And who should take on Piazza, a midfielder who was used as a centre-half by Zagallo to add creativity in defence, when he plays out from the back?
These aspects of Brazil's game would suggest that they were the prototype of the total football system that was perfected by the Dutch throughout the 1970s.
Brazil were in a tough group comprising experienced Czechoslovakia, holders England and tough cookies Romania.
The Brazilians won the group after beating England 1-0 in a classic in Guadalajara, that will be remembered mostly for Gordon Banks's diving save to keep out a header from Pele.
Brazil's formidable attack was too strong for plucky Peru in the quarter-finals and a 4-2 victory earned Zagallo's men a mouth-watering clash with bogey team Uruguay, who had pinched the 1950 World Cup from under the Brazilians' noses with a stunning 2-1 win in the 'final' at the Maracana,
That match was actually the last match of a final group phase and Brazil needed only a draw to be crowned champions but blew it.
Twenty years later, Uruguay again made life difficult for their Brazilian rivals and they actually took the lead before Clodoaldo eased Brazil's nerves when he equalised on the stroke of half time.
The Brazilians came out strongly at the resumption and their constant probing in midfield and quick-fire raids yielded two more goals for an impressive 3-1 victory.
The final against Italy at the Aztec Stadium would become the stuff of legend. It was billed as a classic confrontation between Brazil's free-spirited attack and the Azzurri's uncompromising defence. Another grudge match between South America and Europe, if you like.
The Italians held their own for an hour, after Pele had given Brazil the lead with a sumptuous header and Roberto Boninsegna took advantage of a defensive mix-up to level the scores.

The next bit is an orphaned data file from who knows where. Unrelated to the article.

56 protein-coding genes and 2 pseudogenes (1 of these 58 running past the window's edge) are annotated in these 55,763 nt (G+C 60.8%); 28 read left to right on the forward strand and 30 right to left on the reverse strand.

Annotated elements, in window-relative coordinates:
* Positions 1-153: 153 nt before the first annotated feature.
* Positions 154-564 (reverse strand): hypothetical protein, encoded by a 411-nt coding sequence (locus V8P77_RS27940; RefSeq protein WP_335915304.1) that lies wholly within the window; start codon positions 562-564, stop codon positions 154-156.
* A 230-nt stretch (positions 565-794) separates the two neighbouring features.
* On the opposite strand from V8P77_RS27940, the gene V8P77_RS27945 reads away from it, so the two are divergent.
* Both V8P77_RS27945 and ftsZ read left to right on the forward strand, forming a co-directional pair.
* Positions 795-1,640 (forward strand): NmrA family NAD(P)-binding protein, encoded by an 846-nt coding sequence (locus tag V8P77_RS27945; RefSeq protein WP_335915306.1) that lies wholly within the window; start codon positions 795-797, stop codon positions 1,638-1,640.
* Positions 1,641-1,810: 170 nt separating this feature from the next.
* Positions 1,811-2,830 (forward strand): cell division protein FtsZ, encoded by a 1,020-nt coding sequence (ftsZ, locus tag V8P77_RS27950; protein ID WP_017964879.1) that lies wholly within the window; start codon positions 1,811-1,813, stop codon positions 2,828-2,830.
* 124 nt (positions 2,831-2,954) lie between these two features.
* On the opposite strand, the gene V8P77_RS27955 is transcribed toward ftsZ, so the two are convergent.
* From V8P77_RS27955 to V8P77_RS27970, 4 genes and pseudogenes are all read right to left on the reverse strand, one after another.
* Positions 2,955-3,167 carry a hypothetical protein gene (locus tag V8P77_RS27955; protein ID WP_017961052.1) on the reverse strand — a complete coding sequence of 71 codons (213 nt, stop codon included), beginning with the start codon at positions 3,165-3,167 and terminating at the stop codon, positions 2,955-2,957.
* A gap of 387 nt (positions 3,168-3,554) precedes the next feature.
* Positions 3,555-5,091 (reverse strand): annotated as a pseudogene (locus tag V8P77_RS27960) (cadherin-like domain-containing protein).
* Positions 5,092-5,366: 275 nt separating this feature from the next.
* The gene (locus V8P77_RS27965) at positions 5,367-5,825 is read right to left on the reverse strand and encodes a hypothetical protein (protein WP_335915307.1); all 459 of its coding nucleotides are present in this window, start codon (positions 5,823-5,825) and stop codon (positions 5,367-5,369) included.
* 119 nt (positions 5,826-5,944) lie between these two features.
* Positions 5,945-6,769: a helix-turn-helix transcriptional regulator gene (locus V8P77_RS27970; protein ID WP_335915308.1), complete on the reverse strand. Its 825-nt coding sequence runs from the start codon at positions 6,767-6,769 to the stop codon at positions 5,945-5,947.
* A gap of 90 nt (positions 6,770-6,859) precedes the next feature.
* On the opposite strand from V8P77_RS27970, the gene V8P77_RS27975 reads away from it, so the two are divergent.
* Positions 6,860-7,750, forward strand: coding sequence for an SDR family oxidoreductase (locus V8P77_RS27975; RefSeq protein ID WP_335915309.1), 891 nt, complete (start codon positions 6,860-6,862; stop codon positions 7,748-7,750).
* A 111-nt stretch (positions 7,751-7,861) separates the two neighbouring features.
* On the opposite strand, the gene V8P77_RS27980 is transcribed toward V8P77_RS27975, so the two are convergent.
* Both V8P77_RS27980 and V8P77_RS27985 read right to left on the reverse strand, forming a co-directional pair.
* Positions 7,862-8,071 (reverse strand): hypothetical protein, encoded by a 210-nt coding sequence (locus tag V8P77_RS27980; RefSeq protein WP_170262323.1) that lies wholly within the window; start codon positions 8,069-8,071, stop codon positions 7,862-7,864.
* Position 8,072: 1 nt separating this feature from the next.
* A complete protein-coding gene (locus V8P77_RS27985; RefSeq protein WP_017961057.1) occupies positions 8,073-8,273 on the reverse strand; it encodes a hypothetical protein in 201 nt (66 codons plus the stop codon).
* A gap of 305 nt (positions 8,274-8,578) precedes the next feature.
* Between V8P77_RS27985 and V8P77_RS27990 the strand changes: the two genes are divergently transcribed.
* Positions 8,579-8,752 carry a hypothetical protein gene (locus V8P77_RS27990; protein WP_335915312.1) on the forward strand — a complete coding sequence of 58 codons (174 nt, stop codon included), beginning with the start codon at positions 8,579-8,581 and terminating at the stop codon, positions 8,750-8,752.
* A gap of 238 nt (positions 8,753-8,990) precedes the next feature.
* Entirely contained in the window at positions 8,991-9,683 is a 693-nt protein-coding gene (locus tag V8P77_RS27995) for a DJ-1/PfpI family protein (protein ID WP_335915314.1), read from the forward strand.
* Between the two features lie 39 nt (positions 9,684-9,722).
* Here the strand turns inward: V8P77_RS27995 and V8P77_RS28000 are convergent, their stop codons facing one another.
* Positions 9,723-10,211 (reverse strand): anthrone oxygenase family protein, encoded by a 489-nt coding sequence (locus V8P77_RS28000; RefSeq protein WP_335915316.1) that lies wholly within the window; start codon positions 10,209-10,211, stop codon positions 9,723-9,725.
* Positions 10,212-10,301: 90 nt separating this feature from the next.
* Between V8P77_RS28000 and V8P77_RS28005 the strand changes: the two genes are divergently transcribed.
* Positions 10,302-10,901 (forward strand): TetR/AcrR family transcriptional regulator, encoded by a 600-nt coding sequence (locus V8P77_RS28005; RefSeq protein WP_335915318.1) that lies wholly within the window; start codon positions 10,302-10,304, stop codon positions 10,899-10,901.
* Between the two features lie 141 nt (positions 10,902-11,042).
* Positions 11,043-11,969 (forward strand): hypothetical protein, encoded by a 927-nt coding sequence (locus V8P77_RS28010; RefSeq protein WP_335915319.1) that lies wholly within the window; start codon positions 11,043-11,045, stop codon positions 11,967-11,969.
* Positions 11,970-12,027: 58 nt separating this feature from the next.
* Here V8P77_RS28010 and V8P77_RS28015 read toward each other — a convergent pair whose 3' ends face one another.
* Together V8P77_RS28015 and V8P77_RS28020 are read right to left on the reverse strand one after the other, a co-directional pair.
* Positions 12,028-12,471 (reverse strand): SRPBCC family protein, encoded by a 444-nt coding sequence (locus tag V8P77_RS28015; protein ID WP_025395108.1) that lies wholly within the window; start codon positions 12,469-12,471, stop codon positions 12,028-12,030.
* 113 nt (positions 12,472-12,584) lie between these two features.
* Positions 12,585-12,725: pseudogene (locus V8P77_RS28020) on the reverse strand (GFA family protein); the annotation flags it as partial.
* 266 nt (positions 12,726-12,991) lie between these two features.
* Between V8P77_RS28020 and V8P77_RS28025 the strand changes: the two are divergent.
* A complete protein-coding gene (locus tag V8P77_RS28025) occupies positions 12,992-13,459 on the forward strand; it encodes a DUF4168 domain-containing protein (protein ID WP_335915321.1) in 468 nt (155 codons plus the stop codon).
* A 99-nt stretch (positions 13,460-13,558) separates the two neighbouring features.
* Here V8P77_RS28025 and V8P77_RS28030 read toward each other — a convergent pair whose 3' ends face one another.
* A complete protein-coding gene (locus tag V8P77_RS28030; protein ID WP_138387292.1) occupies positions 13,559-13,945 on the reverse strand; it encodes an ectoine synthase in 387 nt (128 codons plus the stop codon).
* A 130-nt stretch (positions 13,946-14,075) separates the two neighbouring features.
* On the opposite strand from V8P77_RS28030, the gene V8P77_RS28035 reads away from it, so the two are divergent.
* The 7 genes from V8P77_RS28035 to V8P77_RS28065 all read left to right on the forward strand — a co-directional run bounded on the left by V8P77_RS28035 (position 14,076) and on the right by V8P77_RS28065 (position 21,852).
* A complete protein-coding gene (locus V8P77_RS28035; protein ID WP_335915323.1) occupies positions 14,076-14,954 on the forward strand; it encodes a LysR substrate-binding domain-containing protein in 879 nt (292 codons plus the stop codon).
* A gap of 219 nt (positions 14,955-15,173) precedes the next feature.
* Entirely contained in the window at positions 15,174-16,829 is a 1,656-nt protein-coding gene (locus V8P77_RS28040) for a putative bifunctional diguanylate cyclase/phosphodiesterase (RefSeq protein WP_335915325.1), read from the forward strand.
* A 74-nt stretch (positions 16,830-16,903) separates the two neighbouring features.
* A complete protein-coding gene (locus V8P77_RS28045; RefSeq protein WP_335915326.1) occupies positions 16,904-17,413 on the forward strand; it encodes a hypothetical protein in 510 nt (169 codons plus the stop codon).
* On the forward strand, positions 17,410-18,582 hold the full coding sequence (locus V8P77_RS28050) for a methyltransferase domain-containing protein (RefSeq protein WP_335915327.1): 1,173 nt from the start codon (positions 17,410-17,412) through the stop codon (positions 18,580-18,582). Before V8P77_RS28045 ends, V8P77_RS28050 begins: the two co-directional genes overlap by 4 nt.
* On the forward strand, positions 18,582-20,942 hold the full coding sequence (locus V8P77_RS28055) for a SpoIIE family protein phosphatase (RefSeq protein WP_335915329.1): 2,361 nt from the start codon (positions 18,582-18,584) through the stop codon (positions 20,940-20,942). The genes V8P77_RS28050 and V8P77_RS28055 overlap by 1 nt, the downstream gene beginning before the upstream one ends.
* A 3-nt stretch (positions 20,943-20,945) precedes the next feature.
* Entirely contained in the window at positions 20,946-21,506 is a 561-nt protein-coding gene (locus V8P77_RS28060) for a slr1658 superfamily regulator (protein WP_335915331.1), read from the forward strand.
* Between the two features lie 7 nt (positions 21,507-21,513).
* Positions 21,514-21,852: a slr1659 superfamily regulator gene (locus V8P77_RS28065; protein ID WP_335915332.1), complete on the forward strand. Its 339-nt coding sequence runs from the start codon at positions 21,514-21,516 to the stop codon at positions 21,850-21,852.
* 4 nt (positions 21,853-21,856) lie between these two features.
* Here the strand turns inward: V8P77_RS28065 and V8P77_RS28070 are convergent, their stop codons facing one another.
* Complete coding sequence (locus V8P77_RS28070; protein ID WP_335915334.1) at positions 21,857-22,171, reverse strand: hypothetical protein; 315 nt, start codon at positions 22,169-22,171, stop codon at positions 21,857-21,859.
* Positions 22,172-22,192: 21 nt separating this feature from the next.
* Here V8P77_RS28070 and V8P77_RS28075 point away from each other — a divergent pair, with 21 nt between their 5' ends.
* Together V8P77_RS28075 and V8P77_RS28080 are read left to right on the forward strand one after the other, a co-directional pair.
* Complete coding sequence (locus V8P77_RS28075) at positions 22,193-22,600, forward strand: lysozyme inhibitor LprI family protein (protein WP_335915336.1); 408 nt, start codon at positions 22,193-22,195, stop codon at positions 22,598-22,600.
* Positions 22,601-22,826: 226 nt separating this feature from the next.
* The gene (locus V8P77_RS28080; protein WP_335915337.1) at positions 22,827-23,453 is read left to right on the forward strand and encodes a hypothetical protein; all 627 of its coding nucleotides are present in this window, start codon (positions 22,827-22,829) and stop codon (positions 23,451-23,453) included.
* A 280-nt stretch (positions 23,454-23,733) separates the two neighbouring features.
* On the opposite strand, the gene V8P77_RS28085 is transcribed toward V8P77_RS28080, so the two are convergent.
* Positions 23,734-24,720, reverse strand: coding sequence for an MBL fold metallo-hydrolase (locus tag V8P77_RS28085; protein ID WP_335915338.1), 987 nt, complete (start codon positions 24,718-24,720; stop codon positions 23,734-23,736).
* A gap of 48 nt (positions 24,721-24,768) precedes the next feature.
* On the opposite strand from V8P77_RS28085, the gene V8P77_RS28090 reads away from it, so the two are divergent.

When chain-smoking midfield general Gerson put Brazil back in the lead with a majestic strike and Jairzinho added another soon after, the tiring Italians knew they were beaten and the match was all over.
Not quite, because in the dying moments Carlos Alberto finished off a sensational team move that epitomised what Brazil were all about.
Striker Tostao won the ball deep in his own half and Clodoaldo made things happen with a mazy run forward before the ball got to right winger Jairzinho on the left flank who beat his man and played a square pass to Pele.
The 'Black Pearl', who was standing outside the 'D', surveyed what was around him and played a weighted ball into space for overlapping right back Carlos Alberto - who was unmarked because left back Giacinto Facchetti was on the right side following Jairzinho - to smash it hard and low into Italy's net.
It was a fitting climax to a superb tournament that was won by a team that played the game the way it should be played, and proved once and for all that pure class always wins in the end.
The 1970 Brazilians will always be remembered as the beautiful team of the beautiful game.
BRAZIL'S RECORD ROAD TO GLORY
Colombia 2-0, 6-2; Venezuela 5-0, 6-0; Paraguay 3-0, 1-0.
Czechoslovakia 4-1, England 1-0, Romania 3-2, Peru 4-2, Uruguay 3-1, Italy 4-1.